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Soap, Duration and Water Temperature: What Matters and What Doesn’t When It Comes to Good Hand-Washing

Experts explain why time, technique, soap and willingness to do it are key.

By Richard Sima
Mar 27, 2020 7:13 PMNov 3, 2020 5:03 PM
Handwashing - Shutterstock
(Credit: Hafiez Razali/Shutterstock)


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In the fight against the COVID-19 pandemic, our best weapon is proper hand-washing.

The novel coronavirus (known more formally as SARS-CoV-2) that is responsible for COVID-19 spreads two ways: directly, through droplets launched by coughs; and indirectly, through transfer from infected surfaces — where the coronavirus can last for up to three days. Because they’re how we physically interact with the outside world, our hands are ready conduits for the virus to enter our bodies.

By now, we’ve all heard that to mitigate this risk, we should wash our hands for 20 seconds and avoid touching our faces, which hold the key entry points (eyes, nose and mouth) where the virus can sneak into our bodies. But how important is that 20-second mark, really? Do we need to use hot water? We asked the experts what science says about what matters — and what doesn’t — when it comes to proper hand-washing.

Twenty Seconds of Soap

Soap is essential. Many pathogens, including the coronavirus, have an outer membrane made of a double layer of fatty molecules (a lipid bilayer) that is studded with proteins they use to infect cells. Soap can break down this membrane, killing bacteria and deactivating viruses (they can’t technically be killed, since they’re not alive to begin with).

At the same time, soap works to trap and remove pathogens, along with oils and other debris, from the skin’s surface. “The pure act of getting your hands sudsed up and really scrubbing them — it’s a physical act,” explains Kristen Gibson, University of Arkansas System Division of Agriculture microbiologist who specializes in the transmission of food-borne pathogens like norovirus.

But soap’s effects are not instantaneous, which is why the Centers for Disease Control and Prevention (CDC) recommends washing your hands for 20 seconds. But why 20 seconds?

Evidence suggests that 20 seconds of lathering removes more germs than shorter lathers, but there are relatively few studies that directly evaluate how different handwashing times impact health. “The short answer is, there's not a lot of evidence that shows that, say, 14 seconds is different than 16 seconds,” says Donald Schaffner, a researcher at Rutgers University who studies microbes and handwashing.

That said, longer wash times are not necessarily better. A meta-analysis Schaffner co-authored in 2011 found that longer wash times of 120 seconds actually removed fewer pathogens than 30-second washes. “There’s usually diminishing returns after a certain period of time,” says Gibson.

Even in the midst of a pandemic, 20 seconds can feel like a long time. “People probably don’t do that most of the time,” says Schaffner. “I know, despite being a quote-unquote ‘hand-washing’ expert, I don’t do that most of the time.” People typically wash their hands for far shorter periods of time — around six seconds.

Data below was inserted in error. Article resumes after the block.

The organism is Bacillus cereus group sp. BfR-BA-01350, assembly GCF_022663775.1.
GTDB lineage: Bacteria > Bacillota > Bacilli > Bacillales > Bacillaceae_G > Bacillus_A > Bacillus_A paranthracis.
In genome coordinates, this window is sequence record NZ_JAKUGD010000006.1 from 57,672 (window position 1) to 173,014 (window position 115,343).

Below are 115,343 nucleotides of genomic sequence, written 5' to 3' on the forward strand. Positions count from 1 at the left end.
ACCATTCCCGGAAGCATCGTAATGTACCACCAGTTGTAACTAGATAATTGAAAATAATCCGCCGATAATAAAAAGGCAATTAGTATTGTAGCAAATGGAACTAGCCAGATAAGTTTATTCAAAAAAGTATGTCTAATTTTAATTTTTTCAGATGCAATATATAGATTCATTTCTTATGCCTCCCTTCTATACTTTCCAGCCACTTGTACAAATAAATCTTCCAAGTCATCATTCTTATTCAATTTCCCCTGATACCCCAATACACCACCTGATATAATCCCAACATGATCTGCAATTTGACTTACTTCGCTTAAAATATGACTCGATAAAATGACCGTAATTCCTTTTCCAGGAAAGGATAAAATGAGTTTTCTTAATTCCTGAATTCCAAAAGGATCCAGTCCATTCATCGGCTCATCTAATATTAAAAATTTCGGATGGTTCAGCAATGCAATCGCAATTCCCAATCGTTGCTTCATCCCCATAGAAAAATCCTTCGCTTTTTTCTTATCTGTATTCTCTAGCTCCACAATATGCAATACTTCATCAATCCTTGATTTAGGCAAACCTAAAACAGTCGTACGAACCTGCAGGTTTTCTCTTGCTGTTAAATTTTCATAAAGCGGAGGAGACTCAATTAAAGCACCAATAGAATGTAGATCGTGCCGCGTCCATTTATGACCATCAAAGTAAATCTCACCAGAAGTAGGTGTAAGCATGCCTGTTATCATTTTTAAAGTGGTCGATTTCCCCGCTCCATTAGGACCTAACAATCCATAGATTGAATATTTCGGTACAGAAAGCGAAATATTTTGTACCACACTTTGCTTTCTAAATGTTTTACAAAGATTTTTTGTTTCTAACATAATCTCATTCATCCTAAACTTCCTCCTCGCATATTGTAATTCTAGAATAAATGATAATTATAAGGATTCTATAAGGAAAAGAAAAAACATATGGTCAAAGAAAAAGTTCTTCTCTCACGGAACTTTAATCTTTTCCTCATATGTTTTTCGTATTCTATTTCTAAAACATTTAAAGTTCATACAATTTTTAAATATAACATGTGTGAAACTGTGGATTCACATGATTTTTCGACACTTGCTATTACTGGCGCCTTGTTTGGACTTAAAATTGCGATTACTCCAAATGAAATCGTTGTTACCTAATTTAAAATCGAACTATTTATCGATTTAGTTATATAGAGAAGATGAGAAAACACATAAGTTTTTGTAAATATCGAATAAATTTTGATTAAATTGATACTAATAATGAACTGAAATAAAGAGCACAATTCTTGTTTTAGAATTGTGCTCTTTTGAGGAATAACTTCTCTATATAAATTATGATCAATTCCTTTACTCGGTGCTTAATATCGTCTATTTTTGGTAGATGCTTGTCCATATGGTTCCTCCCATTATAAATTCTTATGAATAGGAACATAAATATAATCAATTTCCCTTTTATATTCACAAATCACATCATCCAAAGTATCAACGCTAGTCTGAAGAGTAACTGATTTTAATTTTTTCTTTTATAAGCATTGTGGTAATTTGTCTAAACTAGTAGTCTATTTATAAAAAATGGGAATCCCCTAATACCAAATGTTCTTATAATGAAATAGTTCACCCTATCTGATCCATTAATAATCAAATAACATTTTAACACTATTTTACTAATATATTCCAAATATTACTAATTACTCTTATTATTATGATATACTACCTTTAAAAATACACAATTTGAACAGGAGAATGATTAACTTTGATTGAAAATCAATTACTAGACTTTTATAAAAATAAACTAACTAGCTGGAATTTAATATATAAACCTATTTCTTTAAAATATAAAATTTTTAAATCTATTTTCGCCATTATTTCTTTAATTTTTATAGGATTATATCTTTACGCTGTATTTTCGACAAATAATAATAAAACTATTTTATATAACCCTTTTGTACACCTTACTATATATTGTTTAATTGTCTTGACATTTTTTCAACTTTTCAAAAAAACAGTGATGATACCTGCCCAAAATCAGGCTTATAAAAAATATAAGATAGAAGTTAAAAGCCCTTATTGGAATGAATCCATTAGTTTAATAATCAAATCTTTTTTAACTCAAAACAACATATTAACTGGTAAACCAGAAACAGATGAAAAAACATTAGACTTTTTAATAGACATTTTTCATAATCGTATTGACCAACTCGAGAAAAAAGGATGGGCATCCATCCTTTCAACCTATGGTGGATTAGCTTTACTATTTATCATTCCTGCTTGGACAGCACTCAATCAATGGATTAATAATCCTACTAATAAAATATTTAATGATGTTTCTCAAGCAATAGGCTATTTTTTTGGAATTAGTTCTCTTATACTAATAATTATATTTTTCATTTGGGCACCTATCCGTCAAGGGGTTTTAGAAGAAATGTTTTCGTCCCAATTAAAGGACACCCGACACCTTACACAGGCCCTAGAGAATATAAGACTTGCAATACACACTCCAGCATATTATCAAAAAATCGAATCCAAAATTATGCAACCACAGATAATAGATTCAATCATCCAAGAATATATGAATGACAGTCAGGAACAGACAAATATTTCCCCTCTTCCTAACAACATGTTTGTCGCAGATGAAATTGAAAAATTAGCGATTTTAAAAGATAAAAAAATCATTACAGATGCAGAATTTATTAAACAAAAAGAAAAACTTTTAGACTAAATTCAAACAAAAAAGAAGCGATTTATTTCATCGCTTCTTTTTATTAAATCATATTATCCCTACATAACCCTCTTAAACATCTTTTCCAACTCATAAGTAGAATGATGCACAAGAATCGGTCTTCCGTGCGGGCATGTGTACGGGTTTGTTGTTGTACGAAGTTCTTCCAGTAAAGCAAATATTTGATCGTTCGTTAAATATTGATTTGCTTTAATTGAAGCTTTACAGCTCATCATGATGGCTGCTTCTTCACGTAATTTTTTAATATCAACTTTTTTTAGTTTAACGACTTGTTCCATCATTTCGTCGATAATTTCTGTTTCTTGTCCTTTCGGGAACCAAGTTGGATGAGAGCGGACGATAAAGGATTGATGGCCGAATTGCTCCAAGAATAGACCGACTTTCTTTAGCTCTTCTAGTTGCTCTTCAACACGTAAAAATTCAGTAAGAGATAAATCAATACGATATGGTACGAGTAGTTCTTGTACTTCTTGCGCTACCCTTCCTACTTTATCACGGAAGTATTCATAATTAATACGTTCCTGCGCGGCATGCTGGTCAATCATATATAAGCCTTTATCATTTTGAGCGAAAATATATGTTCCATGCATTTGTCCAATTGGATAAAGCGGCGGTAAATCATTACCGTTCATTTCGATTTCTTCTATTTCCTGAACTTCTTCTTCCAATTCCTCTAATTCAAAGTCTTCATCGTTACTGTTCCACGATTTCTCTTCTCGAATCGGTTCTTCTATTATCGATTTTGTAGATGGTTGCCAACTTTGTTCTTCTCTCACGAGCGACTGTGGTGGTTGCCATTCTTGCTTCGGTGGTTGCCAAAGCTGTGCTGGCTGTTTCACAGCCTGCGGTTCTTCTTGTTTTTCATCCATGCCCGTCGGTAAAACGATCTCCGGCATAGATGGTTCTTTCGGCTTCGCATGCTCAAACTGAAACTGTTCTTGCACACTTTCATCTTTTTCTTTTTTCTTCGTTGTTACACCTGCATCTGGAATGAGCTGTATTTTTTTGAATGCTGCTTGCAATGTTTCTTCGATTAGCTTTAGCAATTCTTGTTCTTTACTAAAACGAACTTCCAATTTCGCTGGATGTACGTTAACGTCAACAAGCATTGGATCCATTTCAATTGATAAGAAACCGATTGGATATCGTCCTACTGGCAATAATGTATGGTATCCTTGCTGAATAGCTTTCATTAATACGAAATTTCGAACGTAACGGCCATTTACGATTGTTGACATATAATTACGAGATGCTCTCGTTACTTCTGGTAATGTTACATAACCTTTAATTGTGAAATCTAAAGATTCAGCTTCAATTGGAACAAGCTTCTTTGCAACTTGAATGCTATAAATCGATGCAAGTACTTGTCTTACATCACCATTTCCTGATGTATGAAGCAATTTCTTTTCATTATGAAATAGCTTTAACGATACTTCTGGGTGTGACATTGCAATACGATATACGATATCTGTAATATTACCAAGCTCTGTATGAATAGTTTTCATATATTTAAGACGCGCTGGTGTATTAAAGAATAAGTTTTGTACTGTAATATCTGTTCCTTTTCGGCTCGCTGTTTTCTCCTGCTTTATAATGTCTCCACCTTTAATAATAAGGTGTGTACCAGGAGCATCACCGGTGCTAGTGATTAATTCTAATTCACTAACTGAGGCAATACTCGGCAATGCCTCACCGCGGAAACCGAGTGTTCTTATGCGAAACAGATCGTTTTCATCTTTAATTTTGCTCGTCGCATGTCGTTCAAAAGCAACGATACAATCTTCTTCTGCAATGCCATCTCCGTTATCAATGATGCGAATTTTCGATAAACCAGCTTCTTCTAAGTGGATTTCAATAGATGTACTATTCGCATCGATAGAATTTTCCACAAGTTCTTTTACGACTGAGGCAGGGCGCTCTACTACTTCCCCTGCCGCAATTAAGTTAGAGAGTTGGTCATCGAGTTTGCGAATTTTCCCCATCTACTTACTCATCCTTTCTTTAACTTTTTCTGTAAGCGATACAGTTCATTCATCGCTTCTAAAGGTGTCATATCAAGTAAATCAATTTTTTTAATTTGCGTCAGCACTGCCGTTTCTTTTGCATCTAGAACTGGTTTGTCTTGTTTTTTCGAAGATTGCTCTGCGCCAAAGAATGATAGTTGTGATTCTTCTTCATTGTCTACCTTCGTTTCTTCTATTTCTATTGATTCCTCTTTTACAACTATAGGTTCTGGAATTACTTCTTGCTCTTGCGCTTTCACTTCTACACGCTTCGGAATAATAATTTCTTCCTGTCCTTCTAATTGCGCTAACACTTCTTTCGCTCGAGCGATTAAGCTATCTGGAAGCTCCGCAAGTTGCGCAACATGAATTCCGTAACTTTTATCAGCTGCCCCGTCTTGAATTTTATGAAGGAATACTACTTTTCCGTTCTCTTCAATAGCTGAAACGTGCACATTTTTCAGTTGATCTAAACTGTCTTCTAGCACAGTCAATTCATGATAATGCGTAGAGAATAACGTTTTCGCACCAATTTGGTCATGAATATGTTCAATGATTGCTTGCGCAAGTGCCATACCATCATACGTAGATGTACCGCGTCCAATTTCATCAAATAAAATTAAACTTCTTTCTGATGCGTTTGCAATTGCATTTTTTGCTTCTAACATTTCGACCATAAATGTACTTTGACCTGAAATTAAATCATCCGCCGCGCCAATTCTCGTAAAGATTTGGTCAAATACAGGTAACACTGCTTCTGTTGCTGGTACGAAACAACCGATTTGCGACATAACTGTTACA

In these less-typical times, memes that encourage the longer hand-washes have themselves gone viral. While the CDC recommends humming “Happy Birthday” twice as a timer, people have found many other song options to keep themselves entertained during their 20-second scrub. (I personally have adopted the chorus of “Africa” by Toto as my hand-washing timer.)

Hot or Cold?

While time at the sink is important, technique matters, too.

“If I’m kind of slapdash, it doesn’t really matter how long I wash my hands,” says Schaffner. After all, soap cannot do its job if it’s not actually present. Be mindful to scrub between your fingers and under your nails, which are easy to miss. “My feeling is that individual variation in technique is a bigger driver than the exact amount of time,” he adds.

Other hand-washing factors are comparatively less important. When deciding between using hot or cold water, “the short answer is, water temperature doesn’t matter,” says Schaffner. There is no difference in how many microorganisms remain, so use whatever feels good for you. “If the water temperature is comfortable, what that means is that you’re going to do the best, most careful job,” he says. Likewise, the amount of soap you use need not be precise, provided you have enough to get a nice lather going.

After you rinse, be sure to dry your hands with a clean towel, which can further remove pathogens. Frequent hand-washing can damage the skin, making it harder to wash and more susceptible to colonization by pathogens, so moisturize regularly.

Like all habits, how you wash your hands can be hard to change, but the pandemic can provide a strong impetus to develop best practices for hand hygiene that you carry into the future, says Gibson. “This is really what [you] should be doing in normal life, not just under these extreme circumstances.” The important thing is the willingness to actually do it, she says.

And there’s the rub: “It really comes down to people and their willingness to actually do it,” says Gibson. “You can say all day what to do, but if someone doesn’t choose to adopt that hand-washing practice, it doesn’t matter.”

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